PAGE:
I also use Microsoft Teams quite a bit in order to collaborate with the rest of the marketing team. To make things easy on myself, I pop out the chats for the key people I talk to during a workday and put them all into one group along with my main teams window. This way, I have quick access to all of the conversations important to my workflow, without having to spend a ton of time searching. 

Teams will automatically place a “popped out” chat Window into a tab within the group, too, which is just a small added bonus. 

Here's a close-up of what my Teams tabs look like. I also have Discord added into this group, because I like to keep any chat programs I'm using together. This works really well for me when I have a lot going on (which is often). I've mentioned it in a previous blog before, but Groupy also comes in super handy for me when I'm streaming either at home or at the office.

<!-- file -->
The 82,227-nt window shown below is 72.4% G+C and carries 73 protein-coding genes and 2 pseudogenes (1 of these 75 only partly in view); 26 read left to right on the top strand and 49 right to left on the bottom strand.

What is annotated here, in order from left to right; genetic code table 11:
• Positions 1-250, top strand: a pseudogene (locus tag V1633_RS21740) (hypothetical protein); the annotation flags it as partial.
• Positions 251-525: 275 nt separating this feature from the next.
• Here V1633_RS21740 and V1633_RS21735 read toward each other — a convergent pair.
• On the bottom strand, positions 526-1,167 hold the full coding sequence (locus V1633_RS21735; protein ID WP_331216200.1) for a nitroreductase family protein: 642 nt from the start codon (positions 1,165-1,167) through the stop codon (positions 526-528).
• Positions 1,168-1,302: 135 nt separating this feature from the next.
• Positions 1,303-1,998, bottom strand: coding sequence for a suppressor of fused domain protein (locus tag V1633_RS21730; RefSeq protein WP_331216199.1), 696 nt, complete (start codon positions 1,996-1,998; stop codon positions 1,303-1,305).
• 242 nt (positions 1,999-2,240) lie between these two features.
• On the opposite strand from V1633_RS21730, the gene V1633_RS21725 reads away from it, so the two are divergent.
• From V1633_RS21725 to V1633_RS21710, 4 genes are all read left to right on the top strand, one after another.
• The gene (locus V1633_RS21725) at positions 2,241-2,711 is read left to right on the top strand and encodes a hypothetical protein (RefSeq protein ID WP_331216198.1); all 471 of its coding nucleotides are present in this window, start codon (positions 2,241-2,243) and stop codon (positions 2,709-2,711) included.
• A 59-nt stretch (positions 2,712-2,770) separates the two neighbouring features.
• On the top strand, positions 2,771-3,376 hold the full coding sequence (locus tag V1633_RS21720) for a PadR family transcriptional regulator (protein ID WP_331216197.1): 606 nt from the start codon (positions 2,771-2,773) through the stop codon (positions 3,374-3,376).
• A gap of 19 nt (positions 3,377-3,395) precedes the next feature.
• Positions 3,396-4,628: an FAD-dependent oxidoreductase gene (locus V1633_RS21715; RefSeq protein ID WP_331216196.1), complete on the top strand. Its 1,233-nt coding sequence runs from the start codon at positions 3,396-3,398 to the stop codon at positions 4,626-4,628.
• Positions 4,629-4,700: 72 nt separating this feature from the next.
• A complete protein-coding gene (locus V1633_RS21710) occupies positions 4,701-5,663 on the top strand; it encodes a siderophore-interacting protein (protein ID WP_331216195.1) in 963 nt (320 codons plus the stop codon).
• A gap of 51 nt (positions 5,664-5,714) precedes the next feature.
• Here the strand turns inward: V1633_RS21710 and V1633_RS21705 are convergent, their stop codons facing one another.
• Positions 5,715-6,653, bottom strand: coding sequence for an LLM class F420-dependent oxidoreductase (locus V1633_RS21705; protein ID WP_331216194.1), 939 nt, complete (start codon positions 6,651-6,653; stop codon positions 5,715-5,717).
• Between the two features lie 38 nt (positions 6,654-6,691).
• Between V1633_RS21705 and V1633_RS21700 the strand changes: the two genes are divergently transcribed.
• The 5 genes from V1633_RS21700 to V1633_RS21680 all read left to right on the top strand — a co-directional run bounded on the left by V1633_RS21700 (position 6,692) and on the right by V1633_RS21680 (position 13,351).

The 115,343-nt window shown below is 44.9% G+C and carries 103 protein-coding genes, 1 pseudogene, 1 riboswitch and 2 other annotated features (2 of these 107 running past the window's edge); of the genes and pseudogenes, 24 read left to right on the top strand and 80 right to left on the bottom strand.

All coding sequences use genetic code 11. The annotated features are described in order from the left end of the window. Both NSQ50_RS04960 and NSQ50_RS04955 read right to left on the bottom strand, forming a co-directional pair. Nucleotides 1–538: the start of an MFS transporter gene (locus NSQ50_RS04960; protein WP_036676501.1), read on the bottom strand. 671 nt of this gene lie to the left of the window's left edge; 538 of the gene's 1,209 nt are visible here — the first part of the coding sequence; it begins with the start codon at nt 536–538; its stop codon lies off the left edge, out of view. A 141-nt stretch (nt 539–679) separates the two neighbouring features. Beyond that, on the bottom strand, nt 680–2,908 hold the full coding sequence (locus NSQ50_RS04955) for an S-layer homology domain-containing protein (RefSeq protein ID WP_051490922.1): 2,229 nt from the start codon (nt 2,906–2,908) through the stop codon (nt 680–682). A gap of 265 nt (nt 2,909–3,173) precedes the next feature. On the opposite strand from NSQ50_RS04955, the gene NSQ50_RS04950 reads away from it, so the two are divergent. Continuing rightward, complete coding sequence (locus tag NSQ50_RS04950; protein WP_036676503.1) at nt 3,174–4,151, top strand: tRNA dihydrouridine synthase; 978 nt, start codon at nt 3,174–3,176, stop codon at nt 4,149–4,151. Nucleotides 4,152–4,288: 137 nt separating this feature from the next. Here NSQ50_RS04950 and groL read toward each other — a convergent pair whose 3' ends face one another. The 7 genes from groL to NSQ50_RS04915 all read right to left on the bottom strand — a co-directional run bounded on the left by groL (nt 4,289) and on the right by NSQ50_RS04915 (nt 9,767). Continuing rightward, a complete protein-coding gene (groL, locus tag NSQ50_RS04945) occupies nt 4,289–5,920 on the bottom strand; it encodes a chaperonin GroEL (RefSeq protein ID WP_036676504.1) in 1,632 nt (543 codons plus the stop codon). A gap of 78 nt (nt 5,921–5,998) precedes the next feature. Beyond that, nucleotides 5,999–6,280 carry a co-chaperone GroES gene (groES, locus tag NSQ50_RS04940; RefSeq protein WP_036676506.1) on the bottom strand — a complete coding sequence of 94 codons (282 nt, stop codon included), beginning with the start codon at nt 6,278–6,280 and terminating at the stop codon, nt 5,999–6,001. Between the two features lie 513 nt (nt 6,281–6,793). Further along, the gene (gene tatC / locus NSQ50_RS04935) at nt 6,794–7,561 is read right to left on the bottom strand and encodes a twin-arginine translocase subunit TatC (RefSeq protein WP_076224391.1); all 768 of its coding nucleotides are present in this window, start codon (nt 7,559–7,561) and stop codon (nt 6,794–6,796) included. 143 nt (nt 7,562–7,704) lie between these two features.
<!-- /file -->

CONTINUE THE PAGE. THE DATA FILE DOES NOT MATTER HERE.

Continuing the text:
My teammate Jillian recently started using Groupy to help her manage all of her Explorer windows and the many projects she works on in Visual Studio. Visual Studio doesn't have an inherent way of keeping multiple projects tabbed and open at the same time like Adobe Photoshop does, for example.

She told me this morning, "I always thought Groupy was neat but never really tried it out because I thought, 'I work the way I work, and I have enough multi-monitor space, I don't need that.' But it's really awesome for being able to get to stuff quickly and not have to do a bunch of clicking around."

Whenever I stream, I need no less than about 8 tasks open at a time: about 3 Teams chats, the stream chat itself, several documents that have all of the information I need for the stream (usually ID numbers and process walk-throughs so I don't miss anything), and of course I need X-split open as well. 

Normally, all of those web browser tabs would group together and be its own tab within this group. However, I separated them so I can more easily see each of them while I have X-split active, rather than having to select my web browser tab and then search the Chrome tabs in there to find what I need.